Paul Jones Sager graduated from BYU in 1964 and started his first teaching assignment in a fifth grade classroom in Minneapolis, Minnesota. After two years of teaching he attended graduate school at Washington State University and earned his master’s degree in education with an emphasis in children’s literature. He then moved to Ukiah, California, where he taught fifth and sixth grade. He was offered a position as a principal, but declined because he felt he could reach students on a more personal level by remaining a teacher. “I loved working with the Native American children in Ukiah in the late 1960s. They had modest financial means, but were extremely enthusiastic learners and would often exceed everyone’s expectations,” Sager recalled.
Sager’s next move was to Washington State, where he taught fifth grade in the Mukilteo School District for the next 20 years.
Sager said he always tried to improve the lives of his students. For example, he introduced new math teaching concepts to his district. While teaching fifth grade he started a project launching helium balloons with messages attached to them. The balloons traveled for hundreds, sometimes thousands, of miles, and Sager was able to teach his students about wind direction and flow at different altitudes and to explore ways the wind affects weather and travel. The students would attempt to predict how far the balloons would go and then would record on a map their final destinations. Sager was the first in his district to introduce building and launching model rockets as part of the study of aerodynamics.
For the last seven years of his teaching career, Sager was an elementary school librarian in the Mukilteo School District. As a librarian he was able to create enthusiasm for reading and motivate his students to increase their reading time. “Instilling in students a love of reading was one of the most important teaching successes I had,” said Sager. He taught a total of 33 years, retiring in June of 1997.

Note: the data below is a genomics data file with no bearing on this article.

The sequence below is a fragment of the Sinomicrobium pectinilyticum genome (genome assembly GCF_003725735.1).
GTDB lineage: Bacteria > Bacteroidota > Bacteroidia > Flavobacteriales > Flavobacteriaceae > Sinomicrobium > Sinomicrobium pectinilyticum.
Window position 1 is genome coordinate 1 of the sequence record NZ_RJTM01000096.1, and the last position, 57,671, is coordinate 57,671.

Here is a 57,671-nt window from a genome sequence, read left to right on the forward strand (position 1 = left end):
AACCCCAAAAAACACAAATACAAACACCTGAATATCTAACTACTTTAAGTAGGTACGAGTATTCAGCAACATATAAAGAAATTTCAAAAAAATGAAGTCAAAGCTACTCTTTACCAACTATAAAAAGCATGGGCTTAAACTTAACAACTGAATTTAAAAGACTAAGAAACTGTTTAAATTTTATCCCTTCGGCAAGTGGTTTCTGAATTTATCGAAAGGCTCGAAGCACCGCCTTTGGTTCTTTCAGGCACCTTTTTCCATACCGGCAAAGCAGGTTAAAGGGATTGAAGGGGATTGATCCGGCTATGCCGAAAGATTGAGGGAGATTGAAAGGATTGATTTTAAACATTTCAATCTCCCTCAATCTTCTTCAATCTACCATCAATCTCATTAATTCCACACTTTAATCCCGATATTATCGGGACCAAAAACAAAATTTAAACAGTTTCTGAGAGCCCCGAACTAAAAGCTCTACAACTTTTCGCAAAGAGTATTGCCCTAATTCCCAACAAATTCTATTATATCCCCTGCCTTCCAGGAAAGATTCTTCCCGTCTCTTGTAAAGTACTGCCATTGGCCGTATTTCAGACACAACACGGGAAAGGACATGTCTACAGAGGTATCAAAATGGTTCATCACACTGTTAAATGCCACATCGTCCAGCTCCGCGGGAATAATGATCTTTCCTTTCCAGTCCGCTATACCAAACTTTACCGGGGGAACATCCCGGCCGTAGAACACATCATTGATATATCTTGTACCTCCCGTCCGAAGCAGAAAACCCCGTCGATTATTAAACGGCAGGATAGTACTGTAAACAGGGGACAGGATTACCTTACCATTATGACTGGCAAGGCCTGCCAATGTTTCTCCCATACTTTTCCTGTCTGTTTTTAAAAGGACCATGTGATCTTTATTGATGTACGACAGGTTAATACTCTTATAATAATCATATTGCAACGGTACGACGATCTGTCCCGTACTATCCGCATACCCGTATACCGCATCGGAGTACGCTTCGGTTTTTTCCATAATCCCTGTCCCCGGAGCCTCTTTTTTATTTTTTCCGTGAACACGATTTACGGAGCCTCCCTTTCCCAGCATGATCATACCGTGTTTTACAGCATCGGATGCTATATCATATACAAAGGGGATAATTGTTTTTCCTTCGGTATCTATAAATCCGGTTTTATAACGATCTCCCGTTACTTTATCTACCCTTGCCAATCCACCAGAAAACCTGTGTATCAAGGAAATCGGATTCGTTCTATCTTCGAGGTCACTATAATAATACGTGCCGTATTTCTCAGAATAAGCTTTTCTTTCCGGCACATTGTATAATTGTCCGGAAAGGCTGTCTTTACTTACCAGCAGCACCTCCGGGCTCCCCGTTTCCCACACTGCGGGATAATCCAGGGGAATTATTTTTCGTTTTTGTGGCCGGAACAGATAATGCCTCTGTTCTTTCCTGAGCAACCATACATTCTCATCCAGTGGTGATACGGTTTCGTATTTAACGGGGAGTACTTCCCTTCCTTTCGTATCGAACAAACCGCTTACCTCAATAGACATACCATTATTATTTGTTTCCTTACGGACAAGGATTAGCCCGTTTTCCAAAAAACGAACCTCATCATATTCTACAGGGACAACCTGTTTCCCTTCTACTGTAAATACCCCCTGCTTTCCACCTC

Sager recalled that his experiences at BYU in the college of education taught him important teaching techniques, including the use of children’s literature and methods for curriculum planning. He also gained a love for teaching as well as a desire to connect with students who seem difficult to reach.
To new teachers Sager advised, “Always show your students that you care. When I was a teacher, at Christmas time I would write a letter to each student detailing their attributes and the things I could see they would attain if they persisted in their education. I have found those letters meant more than I realized.” The grandfather of one of Sager’s students wrote a newspaper article describing how important Sager’s Christmas letter had been to his grandchild.
Sager’s son Edward, who had been one of his father’s math students, recalled meeting a 30-year-old woman who had attended the school where Sager taught. After almost 20 years she recalled feeling left out because she hadn’t been in Mr. Sager’s class. She said, “All the kids thought he was the ‘coolest teacher’ in the fifth grade.” Edward said of his father, “He was one of the most giving teachers I have ever known. I do not have sufficient room to write about the many things I remember about my father’s teaching and his caring acts towards his students. He made a difference in their lives.”